SAN SALVADOR, El Salvador—The emergence in El Salvador of a national orchestra playing Christian music was something Missouri Baptist Convention (MBC) Associate Executive Director Jerry Field witnessed with his own two eyes in late August but could scarcely believe.
Three years ago he began to train a local maestro, Mauricio Solis, whose father, Benjamin, was director of the national symphony, but neither he nor the younger Solis could have ever imagined such a glorious outcome. Field offered two phrases—“God working,” and “God has a man,” referring to Solis.
It all started in 2008 when Field and former MBC Worship Specialist John Francis were invited to work with employees of the Ministry of Culture, the National Center for the Arts, and the National Symphony. On that trip they also spent daily workshop time with music craftsmen, symphony orchestra players, and advanced students (ages 15-22) from the national arts center. A return visit in 2009 followed a similar pattern with connections being made with the National Youth Orchestra and two other schools of music.
The MBC was already involved in a church-to-church partnership with El Salvador, but what made Field’s work so unique was that the government sought to pay his expenses. As a trained luthier (a repairer of violins), his skill was in demand, and his ability to train Solis was seen to be a crucial component of what the government was trying to accomplish in music. Francis also brought value to the arrangement with his certification as a piano tuning technician.
“Out of the clear blue it felt like this crazy suggestion—how about you come at the invitation of the government?” Field said.
The culmination of the three-year process came Aug. 27-28, when Field flew to the capital city for a pair of concerts that were designed to launch he El Salvador Christian Symphony Orchestra. A special promotional DVD was even made to explain the vision. Before the first concert, which was held in a public theater, Field was given the task of delivering a motivational talk.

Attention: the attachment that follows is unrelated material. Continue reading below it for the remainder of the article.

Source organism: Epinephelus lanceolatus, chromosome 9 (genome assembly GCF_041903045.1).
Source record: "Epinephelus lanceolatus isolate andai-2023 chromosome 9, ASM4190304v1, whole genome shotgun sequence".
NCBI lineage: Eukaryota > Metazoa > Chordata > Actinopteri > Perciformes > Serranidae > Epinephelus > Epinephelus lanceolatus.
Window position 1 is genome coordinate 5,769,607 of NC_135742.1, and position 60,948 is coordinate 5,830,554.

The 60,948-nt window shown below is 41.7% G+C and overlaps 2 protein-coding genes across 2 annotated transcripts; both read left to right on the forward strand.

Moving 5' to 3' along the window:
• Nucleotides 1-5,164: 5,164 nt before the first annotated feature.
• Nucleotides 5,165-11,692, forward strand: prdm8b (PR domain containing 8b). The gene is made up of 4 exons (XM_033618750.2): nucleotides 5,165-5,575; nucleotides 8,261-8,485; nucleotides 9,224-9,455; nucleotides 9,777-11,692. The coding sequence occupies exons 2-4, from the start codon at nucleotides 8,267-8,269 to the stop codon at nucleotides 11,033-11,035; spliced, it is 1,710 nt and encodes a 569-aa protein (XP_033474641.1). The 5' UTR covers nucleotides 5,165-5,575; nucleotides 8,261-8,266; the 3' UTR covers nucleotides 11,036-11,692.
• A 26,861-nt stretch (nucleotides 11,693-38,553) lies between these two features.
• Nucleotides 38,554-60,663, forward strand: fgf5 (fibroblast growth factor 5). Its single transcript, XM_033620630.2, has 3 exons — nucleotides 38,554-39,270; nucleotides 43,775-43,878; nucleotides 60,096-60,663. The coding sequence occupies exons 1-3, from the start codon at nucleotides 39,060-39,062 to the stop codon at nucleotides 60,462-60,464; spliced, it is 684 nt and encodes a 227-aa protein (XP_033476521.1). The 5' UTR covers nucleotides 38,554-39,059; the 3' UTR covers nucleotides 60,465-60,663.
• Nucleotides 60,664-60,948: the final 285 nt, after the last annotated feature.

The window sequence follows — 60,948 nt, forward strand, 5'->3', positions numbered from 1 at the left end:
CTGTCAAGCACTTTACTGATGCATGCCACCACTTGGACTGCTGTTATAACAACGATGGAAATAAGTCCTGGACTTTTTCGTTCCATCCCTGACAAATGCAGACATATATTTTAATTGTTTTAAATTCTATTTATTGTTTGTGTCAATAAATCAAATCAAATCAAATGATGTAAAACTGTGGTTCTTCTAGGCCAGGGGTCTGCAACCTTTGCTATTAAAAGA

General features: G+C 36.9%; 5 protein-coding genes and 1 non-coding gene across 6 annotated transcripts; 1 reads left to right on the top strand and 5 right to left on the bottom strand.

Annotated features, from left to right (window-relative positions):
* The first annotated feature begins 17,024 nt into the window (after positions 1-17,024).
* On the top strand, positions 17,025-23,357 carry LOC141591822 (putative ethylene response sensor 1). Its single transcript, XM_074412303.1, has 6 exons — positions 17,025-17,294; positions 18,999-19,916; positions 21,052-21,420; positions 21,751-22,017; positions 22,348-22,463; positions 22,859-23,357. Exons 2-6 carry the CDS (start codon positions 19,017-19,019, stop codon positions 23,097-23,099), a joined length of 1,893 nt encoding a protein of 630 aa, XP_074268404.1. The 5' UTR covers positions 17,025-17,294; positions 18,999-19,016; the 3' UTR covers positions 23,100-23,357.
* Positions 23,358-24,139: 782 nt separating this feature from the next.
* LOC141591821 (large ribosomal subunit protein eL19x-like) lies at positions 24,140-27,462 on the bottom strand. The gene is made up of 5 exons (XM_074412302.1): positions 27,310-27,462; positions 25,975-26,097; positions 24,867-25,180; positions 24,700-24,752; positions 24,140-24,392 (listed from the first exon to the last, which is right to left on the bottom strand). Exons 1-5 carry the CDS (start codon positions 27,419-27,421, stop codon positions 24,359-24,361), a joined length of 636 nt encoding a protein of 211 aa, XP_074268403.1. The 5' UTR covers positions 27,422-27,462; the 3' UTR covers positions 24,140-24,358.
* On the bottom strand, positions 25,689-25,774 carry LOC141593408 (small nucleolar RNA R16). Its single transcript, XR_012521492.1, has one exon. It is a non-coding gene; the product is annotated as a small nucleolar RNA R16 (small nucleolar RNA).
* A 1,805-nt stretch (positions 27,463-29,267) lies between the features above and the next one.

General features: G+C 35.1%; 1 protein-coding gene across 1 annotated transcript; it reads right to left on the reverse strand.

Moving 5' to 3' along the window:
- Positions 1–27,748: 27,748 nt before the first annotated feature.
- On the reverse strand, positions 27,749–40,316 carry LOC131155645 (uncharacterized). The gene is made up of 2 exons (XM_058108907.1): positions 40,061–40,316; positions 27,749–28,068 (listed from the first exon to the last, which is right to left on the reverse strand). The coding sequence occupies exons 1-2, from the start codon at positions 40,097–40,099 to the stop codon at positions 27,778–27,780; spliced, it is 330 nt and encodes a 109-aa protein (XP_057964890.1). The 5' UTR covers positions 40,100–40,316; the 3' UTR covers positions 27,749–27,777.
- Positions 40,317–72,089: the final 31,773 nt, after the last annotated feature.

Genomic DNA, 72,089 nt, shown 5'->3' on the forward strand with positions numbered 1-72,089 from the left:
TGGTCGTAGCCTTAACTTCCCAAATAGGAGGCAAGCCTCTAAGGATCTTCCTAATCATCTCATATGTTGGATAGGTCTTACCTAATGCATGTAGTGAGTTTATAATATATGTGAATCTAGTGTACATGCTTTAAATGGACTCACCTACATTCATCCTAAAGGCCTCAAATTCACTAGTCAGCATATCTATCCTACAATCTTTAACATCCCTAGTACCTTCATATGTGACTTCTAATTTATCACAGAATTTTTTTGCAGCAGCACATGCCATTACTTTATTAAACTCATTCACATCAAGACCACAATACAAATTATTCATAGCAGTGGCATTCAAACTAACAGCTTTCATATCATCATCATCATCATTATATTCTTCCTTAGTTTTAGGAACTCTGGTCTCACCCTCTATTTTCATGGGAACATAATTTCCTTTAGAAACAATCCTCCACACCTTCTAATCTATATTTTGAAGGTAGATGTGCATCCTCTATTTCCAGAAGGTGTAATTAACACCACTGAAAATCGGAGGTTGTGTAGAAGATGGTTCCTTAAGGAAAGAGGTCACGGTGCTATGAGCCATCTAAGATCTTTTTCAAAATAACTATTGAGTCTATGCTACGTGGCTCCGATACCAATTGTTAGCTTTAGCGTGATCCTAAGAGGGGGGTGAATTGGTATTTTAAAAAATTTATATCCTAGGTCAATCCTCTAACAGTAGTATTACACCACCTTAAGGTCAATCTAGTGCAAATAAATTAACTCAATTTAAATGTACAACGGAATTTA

“I told them how completely honored and somewhat overwhelmed I was to have the opportunity to be with them this week,” he said. “It was the fulfillment of a dream, and (I told them) that what they were about to do was historic and that they needed to follow the challenge of the vision of their leader, Maestro Mauricio Solis, and that is not just to be a Christian symphonic orchestra in El Salvador but to have the opportunity to perform internationally in order to take the Gospel there.
“So the vision is just huge, and it’s mind-boggling.”
The second concert was at a church. That was when a woman made a profession of faith.
Solis has already told his musicians to get their passports in order in anticipation of traveling abroad. His platform is already expanding, Field said.
“Mauricio is now doing very well as a luthier and has established a business where he’s the go-to guy for all of the arts community as far as stringed instruments,” Field said. “So he’s established his credibility there, and now particularly after the experience (of the two opening concerts) he had already by Monday noon had phone calls from three different places asking to schedule concerts.”
On the promotional DVD, Solis explains that the slogan for the musicians is “Supreme Worship,” with a goal to render that to “the King of kings and Lord of lords.”
Several government officials and other dignitaries from El Salvador were in attendance for the opening concerts, with Field being interviewed by a news service the first night.
Though the MBC’s official partnership with El Salvador will end Dec. 31, Field is sensing that his symphony work there is only just beginning.
“It’s about the expansion of the Kingdom of God through the Gospel of Jesus Christ,” he said. “This has offered the opportunity to reach into that culture.”
ALLEN PALMERI/associate editor